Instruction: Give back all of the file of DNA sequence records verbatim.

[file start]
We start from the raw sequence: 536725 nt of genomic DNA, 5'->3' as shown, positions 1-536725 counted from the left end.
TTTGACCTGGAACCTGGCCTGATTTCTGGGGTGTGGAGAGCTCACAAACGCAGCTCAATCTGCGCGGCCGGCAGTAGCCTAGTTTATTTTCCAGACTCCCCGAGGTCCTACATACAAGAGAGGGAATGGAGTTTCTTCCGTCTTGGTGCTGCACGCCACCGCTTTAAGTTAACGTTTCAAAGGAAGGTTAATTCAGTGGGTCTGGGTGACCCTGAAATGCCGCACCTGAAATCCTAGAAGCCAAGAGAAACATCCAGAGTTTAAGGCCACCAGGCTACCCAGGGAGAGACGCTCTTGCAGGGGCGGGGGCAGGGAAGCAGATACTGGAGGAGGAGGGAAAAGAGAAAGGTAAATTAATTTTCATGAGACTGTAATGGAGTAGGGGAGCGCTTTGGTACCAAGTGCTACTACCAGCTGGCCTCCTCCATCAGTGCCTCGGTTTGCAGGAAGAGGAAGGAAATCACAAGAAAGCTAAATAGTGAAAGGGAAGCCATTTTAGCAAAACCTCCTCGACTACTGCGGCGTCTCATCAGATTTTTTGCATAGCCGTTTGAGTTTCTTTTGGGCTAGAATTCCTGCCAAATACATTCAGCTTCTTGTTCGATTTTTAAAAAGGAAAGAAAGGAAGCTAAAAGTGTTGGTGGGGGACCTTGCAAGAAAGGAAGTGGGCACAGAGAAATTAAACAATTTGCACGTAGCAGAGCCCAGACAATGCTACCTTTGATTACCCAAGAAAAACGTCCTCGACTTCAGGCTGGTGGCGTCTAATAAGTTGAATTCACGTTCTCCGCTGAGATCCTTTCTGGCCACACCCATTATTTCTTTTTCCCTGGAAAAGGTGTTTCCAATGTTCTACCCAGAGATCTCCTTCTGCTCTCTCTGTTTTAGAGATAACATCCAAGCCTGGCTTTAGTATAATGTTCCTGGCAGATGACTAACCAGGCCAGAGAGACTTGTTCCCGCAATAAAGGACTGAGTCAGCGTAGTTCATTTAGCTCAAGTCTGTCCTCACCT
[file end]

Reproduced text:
We start from the raw sequence: 536725 nt of genomic DNA, 5'->3' as shown, positions 1-536725 counted from the left end.
TTTGACCTGGAACCTGGCCTGATTTCTGGGGTGTGGAGAGCTCACAAACGCAGCTCAATCTGCGCGGCCGGCAGTAGCCTAGTTTATTTTCCAGACTCCCCGAGGTCCTACATACAAGAGAGGGAATGGAGTTTCTTCCGTCTTGGTGCTGCACGCCACCGCTTTAAGTTAACGTTTCAAAGGAAGGTTAATTCAGTGGGTCTGGGTGACCCTGAAATGCCGCACCTGAAATCCTAGAAGCCAAGAGAAACATCCAGAGTTTAAGGCCACCAGGCTACCCAGGGAGAGACGCTCTTGCAGGGGCGGGGGCAGGGAAGCAGATACTGGAGGAGGAGGGAAAAGAGAAAGGTAAATTAATTTTCATGAGACTGTAATGGAGTAGGGGAGCGCTTTGGTACCAAGTGCTACTACCAGCTGGCCTCCTCCATCAGTGCCTCGGTTTGCAGGAAGAGGAAGGAAATCACAAGAAAGCTAAATAGTGAAAGGGAAGCCATTTTAGCAAAACCTCCTCGACTACTGCGGCGTCTCATCAGATTTTTTGCATAGCCGTTTGAGTTTCTTTTGGGCTAGAATTCCTGCCAAATACATTCAGCTTCTTGTTCGATTTTTAAAAAGGAAAGAAAGGAAGCTAAAAGTGTTGGTGGGGGACCTTGCAAGAAAGGAAGTGGGCACAGAGAAATTAAACAATTTGCACGTAGCAGAGCCCAGACAATGCTACCTTTGATTACCCAAGAAAAACGTCCTCGACTTCAGGCTGGTGGCGTCTAATAAGTTGAATTCACGTTCTCCGCTGAGATCCTTTCTGGCCACACCCATTATTTCTTTTTCCCTGGAAAAGGTGTTTCCAATGTTCTACCCAGAGATCTCCTTCTGCTCTCTCTGTTTTAGAGATAACATCCAAGCCTGGCTTTAGTATAATGTTCCTGGCAGATGACTAACCAGGCCAGAGAGACTTGTTCCCGCAATAAAGGACTGAGTCAGCGTAGTTCATTTAGCTCAAGTCTGTCCTCACCT